The fragile Environment at Hengistbury Head is used and enjoyed by people in a sustainable way
“The fragile Environment at Hengistbury Head is used and enjoyed by people in a sustainable way”
Which means: the visitors who visit Hengistbury Head enjoy, and use it in a way which doesn’t damage it.
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Hengistbury Head is situated at the south coast of England, just north of the Isle of White. It separates Christchurch Bay, and The channel. Christchurch is roughly 4km away to the north and 10km from Bournemouth. Its main feature is Warren Hill which is an isolated highland cut off from nearby hills of South Bourne to the west, St Catherine’s to the north and Highcliffe to the east, by the Rivers Stour and Avon. It provides an area of outstanding archaeological interest and for centuries it has been of great importance.
There is evidence of Man’s activities from the Old Stone Age through to relatively modern times. However, human settlement was said to have ended some fourteen hundred years before that of Bournemouth began. During the Iron Age it flourished, being one of the busiest ports in the country and has provided many archaeological finds such as the double dykes. Hengistbury Head is of considerable archaeological interest, with evidence of Iron Age and Roman settlement. There are Information signs which show the history and wildlife of the area and there are nature trails to be explored.
It provides many places to walk ride a bike or even take the land train. There is access to the beach or you can walk up over the Head to take in the breath-taking views of the surrounding areas. It is a place where nature can be enjoyed by those wishing to escape the frustration of everyday life. There are car park facilities and Cafe’s near by.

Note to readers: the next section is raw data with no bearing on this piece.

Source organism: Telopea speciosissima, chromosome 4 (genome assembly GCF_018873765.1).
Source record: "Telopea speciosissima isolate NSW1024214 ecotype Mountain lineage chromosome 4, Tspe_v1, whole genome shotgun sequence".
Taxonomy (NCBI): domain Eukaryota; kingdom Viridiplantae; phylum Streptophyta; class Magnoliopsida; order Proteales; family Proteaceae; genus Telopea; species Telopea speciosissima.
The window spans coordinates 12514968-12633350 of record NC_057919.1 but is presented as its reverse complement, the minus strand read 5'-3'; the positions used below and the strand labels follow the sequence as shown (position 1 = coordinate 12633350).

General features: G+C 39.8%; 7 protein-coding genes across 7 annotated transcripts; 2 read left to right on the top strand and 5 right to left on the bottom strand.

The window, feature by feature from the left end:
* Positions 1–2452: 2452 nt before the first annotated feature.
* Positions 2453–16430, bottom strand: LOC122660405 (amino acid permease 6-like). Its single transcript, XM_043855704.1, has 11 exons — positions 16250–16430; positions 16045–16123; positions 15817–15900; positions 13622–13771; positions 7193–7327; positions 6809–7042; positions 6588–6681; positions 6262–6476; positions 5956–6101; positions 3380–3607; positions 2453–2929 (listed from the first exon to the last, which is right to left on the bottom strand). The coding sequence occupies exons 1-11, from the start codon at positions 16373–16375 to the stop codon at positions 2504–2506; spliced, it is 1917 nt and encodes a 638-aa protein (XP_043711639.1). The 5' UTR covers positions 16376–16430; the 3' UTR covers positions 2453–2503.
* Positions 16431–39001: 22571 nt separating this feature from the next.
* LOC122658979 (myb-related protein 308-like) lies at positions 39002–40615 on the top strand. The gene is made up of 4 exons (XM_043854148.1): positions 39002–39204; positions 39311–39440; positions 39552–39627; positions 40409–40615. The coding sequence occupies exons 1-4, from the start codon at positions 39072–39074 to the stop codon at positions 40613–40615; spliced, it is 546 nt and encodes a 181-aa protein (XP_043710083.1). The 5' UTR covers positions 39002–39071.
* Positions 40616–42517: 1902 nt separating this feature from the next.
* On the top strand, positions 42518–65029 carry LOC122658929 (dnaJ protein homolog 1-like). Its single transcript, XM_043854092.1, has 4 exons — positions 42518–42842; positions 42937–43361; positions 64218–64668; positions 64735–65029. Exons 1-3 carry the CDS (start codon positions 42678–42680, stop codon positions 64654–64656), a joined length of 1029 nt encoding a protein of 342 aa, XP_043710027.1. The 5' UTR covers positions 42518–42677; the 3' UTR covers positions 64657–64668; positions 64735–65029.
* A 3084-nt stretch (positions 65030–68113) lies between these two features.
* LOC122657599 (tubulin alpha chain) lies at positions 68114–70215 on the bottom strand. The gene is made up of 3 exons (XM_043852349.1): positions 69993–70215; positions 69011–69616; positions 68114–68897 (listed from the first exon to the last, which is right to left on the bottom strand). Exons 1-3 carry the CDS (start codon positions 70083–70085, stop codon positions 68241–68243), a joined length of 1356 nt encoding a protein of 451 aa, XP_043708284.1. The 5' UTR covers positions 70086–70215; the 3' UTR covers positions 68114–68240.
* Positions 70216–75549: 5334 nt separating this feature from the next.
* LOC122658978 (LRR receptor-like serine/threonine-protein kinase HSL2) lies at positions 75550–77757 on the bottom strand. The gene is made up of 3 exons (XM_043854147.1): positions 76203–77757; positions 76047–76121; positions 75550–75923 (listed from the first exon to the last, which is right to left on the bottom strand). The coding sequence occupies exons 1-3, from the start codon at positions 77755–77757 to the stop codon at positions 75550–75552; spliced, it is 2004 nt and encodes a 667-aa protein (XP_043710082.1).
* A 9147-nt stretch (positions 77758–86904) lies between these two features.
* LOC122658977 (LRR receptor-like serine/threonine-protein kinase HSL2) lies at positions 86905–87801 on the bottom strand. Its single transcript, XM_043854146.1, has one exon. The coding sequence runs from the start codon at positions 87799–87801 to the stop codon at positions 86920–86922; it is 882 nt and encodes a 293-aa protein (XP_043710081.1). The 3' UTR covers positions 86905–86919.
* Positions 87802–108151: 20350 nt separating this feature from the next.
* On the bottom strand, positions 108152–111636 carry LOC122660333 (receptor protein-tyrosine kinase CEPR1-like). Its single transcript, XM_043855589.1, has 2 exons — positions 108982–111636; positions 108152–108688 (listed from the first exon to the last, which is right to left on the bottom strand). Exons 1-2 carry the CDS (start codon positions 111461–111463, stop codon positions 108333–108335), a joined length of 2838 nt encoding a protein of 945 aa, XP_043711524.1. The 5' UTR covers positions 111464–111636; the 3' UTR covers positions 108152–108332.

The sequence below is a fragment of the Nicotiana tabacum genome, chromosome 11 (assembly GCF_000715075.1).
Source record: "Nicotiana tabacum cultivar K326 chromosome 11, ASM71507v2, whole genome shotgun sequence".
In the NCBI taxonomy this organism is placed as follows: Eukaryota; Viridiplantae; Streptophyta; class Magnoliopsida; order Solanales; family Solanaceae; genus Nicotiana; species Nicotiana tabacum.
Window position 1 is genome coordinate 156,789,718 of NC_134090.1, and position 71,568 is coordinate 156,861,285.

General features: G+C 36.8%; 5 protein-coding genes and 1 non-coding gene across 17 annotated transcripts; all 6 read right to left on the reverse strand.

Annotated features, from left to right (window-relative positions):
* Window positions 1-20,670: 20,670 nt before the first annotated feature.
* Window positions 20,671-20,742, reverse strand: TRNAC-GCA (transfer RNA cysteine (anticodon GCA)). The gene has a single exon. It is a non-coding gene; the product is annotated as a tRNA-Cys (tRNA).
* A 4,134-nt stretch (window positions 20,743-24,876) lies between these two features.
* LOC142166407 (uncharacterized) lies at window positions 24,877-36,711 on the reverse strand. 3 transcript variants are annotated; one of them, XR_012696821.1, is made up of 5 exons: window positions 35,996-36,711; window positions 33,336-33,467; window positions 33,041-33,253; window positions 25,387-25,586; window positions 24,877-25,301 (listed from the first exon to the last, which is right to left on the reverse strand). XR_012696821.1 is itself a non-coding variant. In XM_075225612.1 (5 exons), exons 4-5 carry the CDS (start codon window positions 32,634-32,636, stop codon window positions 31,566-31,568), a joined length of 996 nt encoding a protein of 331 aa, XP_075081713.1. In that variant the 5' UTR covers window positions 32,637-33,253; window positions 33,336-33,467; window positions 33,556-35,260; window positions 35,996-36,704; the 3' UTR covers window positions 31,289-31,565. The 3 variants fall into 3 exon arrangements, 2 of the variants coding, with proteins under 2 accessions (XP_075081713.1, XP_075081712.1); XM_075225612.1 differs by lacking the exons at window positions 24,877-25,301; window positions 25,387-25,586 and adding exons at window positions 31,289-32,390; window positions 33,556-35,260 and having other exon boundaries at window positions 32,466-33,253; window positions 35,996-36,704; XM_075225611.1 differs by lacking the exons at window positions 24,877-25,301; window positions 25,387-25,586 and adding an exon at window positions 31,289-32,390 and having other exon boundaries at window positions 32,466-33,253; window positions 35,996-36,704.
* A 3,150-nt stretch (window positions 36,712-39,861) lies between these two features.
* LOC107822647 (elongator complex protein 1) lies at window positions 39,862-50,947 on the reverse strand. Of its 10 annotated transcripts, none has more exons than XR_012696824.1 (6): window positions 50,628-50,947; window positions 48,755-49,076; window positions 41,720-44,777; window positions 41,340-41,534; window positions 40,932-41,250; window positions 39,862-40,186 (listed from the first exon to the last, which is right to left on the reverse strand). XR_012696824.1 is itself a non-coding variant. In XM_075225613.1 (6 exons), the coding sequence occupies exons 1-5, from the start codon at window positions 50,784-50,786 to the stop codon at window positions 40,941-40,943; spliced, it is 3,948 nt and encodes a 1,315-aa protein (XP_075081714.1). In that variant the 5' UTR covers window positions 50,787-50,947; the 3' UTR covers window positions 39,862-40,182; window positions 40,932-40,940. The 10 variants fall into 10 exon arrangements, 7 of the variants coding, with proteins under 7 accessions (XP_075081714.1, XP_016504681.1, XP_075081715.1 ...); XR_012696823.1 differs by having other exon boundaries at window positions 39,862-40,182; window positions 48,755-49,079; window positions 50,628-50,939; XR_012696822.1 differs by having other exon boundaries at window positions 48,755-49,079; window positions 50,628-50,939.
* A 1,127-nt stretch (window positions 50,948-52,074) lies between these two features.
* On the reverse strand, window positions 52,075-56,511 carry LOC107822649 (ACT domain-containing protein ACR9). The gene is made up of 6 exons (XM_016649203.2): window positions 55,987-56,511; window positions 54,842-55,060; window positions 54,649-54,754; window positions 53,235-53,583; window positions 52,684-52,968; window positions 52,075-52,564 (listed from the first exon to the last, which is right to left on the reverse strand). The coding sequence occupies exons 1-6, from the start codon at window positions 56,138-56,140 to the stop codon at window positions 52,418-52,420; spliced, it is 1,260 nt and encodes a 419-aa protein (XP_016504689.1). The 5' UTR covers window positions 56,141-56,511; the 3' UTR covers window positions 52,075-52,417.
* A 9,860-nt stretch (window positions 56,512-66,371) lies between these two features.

The one-and-a-half kilometre long Hengistbury Head beach is fantastic to walk on. Most of the headland remains undeveloped and has been designated a Site of Special Scientific Interest because of the wide variety of plant and animal life it supports.
Hengistbury Head beach is a south facing pebble beach below imposing limestone cliffs. No routine sewage discharge has been identified. A Storm Water Overflow exists in the area so care should be taken bathing after heavy rainfall. There are no lifeguard cover or emergency facilities. Care should be taken, as there can be strong tidal currents. There are no bins, but the beach is cleaned frequently by the council. Dogs are allowed and dog bins are provided.
This is a view from the middle of Warren Hill.
It shows where lots of erosion has caused two
Bays to be formed.
We stopped at the foot of Warren hill, and conducted a transect survey across a path to measure the effect of peoples’ feet on the vegetation and soil. We had to measure seven things:
1) Grass Cover (%)
2) No. Of Broad Leaved Plants
3) Bare Ground (%)
4) Height of veg (CM)
6) Soil Moisture (%)
7) Depth below surrounding level (CM)
After doing these experiments, I came up with a short conclusion, which the graphs show. “As you get further into the centre of the path (where people walk) there is more bare ground, fewer broad leaved plants, its drier, harder, and lower than the outskirts of the path. This is because more people tend to walk in the middle of paths, not the edges.